I start to calm down once we get into a room, I guess you could say I felt sort of "at home" as evidenced by helping myself to some things we needed for the moment. Look, sometimes its just easier to get things for yourself than wait for a nurse to do it. They're busy! By now, I know where everything is stored. I also took it upon myself (after asking for permission, of course) to write down Oscar's medical history on the nurse's admin sheet -- also, easier than repeating myself, and she was able to attend to my kid. Win-win.
Once a doctor sees us and initiates a plan of action, I start feeling even more at ease, and that awkward coping mechanism kicks in. Our doctor, a resident, brings in a new g button, all packaged up, new and shiny, from their supply closet. He sets it down and walks out the room to grab more supplies. Another doctor, more experienced with g tubes and medicine in general, comes in the room and slides the package off the table.
"I just need to borrow this real quick". She steps out, and I turn to Anne.
"She's probably teaching him how to put it in," I say. "I'm gonna mess with him."
A few moments later, both doctors come back in the room.
"So, do you know how to do it now?" I ask our resident with a smirk on my face.
"Oh," he nervously laughs, "yeah. I've done it once before, but it was a different brand."
The other doctor chimes in, "we went over everything. Sometimes our parents do the changes."
"Oh, I could do it," I say, "but I'll let him have the practice."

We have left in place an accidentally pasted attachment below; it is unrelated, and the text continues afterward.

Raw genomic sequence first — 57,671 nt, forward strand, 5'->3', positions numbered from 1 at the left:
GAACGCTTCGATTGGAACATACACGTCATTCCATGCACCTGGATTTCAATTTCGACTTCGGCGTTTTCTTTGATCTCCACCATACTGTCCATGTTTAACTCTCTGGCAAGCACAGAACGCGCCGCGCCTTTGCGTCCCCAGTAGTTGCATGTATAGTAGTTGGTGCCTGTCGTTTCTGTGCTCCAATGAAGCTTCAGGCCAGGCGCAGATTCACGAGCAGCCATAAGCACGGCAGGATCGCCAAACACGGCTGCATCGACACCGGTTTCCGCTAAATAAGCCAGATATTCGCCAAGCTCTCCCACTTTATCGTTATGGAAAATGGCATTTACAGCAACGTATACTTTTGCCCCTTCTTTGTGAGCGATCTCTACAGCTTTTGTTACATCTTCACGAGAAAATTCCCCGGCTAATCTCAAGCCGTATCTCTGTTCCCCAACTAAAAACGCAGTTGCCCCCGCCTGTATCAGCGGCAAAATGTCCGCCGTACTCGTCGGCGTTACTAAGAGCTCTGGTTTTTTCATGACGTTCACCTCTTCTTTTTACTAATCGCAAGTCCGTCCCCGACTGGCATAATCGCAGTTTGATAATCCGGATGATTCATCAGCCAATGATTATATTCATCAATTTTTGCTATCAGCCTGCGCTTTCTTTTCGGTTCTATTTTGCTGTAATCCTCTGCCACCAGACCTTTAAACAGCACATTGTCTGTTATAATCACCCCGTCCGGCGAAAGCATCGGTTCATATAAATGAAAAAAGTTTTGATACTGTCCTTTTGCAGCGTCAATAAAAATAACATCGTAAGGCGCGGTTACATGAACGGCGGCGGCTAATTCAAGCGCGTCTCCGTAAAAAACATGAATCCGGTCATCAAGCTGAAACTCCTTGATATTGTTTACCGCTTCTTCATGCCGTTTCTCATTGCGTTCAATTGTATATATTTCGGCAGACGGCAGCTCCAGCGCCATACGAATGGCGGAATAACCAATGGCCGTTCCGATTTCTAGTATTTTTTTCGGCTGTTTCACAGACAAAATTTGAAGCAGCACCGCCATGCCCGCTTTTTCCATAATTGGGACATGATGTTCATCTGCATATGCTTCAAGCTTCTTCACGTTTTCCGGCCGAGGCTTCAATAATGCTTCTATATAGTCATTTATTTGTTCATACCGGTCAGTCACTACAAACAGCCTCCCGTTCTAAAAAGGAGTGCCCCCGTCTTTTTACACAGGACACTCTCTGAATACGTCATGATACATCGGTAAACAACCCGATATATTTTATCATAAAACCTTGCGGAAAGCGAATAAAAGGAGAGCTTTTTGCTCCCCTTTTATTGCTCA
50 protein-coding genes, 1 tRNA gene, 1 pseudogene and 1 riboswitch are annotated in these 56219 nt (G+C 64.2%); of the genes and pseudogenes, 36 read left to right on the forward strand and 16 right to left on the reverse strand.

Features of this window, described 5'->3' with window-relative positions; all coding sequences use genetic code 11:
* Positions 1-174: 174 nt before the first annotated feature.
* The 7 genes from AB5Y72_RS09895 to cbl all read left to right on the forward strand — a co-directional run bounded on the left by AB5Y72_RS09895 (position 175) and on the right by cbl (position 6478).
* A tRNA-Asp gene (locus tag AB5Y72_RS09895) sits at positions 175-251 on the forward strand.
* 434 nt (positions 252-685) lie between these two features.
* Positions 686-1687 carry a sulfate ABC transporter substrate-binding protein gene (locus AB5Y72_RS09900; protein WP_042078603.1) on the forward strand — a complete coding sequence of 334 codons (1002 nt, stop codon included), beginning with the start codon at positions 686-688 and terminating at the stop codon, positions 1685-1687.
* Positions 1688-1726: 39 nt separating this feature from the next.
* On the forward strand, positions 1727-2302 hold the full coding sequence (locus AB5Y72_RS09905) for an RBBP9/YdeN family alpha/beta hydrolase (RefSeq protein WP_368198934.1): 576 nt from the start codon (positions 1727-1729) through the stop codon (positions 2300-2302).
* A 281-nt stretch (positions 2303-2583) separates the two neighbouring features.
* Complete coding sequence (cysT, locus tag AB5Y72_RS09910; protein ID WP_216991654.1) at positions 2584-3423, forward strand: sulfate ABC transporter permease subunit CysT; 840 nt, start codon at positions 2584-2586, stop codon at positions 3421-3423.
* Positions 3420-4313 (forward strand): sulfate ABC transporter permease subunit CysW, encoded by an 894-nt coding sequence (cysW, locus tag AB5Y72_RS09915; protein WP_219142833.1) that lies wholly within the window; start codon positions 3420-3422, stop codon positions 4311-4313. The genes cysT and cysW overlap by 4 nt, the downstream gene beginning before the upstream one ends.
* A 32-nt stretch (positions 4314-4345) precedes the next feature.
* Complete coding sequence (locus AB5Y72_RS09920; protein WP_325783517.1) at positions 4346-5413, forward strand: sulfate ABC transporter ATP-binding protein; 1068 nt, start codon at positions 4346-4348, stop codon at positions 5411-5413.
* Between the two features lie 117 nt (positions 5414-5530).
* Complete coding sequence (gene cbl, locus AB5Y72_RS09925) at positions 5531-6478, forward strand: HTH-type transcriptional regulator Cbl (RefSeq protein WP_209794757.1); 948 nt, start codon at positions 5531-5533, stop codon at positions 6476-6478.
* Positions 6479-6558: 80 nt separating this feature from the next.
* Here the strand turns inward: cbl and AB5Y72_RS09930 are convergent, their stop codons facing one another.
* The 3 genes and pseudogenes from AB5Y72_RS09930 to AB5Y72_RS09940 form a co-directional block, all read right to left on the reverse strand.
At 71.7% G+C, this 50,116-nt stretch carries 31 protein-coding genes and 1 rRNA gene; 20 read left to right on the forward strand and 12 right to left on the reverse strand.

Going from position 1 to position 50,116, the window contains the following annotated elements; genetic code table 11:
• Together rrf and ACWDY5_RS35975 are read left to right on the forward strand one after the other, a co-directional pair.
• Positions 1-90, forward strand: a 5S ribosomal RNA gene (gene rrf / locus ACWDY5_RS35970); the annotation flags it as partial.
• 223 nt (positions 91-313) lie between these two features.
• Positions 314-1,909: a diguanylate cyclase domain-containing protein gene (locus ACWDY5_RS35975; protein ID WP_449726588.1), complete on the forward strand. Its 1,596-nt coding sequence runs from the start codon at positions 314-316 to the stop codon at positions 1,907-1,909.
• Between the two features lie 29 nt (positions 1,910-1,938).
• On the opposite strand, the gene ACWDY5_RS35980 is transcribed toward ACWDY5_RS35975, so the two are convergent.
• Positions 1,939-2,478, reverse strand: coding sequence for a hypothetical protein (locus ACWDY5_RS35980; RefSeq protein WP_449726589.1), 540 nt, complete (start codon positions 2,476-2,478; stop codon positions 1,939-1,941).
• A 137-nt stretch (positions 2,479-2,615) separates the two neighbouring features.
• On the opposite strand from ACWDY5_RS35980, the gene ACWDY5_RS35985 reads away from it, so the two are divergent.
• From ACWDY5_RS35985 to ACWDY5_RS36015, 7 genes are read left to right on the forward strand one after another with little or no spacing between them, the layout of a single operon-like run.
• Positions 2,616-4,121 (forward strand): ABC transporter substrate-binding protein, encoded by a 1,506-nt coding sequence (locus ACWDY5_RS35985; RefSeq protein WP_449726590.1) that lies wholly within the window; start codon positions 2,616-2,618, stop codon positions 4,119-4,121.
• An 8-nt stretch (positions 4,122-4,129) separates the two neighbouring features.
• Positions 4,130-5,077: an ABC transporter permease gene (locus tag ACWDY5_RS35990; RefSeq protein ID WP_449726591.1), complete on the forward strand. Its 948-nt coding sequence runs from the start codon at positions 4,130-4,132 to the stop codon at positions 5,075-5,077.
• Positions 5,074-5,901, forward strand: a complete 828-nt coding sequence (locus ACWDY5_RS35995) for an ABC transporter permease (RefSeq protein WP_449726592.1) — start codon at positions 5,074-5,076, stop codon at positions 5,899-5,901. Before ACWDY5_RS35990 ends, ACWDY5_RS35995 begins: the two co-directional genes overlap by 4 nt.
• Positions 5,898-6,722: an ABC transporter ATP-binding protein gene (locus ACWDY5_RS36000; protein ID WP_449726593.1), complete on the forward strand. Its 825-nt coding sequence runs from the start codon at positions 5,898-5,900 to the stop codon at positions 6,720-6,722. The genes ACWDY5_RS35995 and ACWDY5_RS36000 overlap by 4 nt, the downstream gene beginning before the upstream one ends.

We all share a giggle. Ah, sweet, awkward comic relief.
Besides excessive fussiness (Oscar, not me) from a combination of White Coat Syndrome and a delayed nap time, the rest of the visit went pretty smoothly -- although Anne's point of view may be quite different. In fact, she should probably write a guest post on her experience of the afternoon because I was all like - "Oh, it was only 3 hours, that didn't take too long!"
As soon as we were discharged, we headed home to straighten up the house and begin setting up for Oscar's Christening, which we were hosting in approximately 12 hours. Luckily for me, adrenaline has a better pick-me-up than a 30oz espresso drink, so I got right to work. Poor Ernie was basically falling asleep in the car, so I told him to take a nap. Anne helped me by taking over baby duty while I cleaned, which quickly, (and unfortunately for her) turned into bleach duty after Oskie pooped in the tub. Just another typical night in the Edmunds household. *cue eye roll*
It's not uncommon for things to go awry a day, or even minutes before big events are planned. Heck, it even flooded the day before we were moving to Alabama. But, as most special needs parents learn quickly, you just gotta go with the flow. We can only control so much -- which is exactly why I live by my motto:
"Life is as complicated as you make it."
Photo by Scott Emile Simon